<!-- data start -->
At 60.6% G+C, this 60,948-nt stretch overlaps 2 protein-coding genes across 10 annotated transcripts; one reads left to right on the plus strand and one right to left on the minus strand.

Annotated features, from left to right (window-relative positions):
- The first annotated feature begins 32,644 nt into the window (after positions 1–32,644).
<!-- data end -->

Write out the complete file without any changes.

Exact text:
At 60.6% G+C, this 60,948-nt stretch overlaps 2 protein-coding genes across 10 annotated transcripts; one reads left to right on the plus strand and one right to left on the minus strand.

Annotated features, from left to right (window-relative positions):
- The first annotated feature begins 32,644 nt into the window (after positions 1–32,644).